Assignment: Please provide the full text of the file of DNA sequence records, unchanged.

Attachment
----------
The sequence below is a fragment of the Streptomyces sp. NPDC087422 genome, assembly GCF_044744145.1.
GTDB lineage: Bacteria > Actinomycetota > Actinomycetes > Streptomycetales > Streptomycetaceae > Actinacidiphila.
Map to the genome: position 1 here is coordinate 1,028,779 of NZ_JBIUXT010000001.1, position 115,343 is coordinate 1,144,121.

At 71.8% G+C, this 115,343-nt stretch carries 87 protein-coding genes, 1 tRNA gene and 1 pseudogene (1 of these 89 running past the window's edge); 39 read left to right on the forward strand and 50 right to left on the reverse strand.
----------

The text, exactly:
The sequence below is a fragment of the Streptomyces sp. NPDC087422 genome, assembly GCF_044744145.1.
GTDB lineage: Bacteria > Actinomycetota > Actinomycetes > Streptomycetales > Streptomycetaceae > Actinacidiphila.
Map to the genome: position 1 here is coordinate 1,028,779 of NZ_JBIUXT010000001.1, position 115,343 is coordinate 1,144,121.

At 71.8% G+C, this 115,343-nt stretch carries 87 protein-coding genes, 1 tRNA gene and 1 pseudogene (1 of these 89 running past the window's edge); 39 read left to right on the forward strand and 50 right to left on the reverse strand.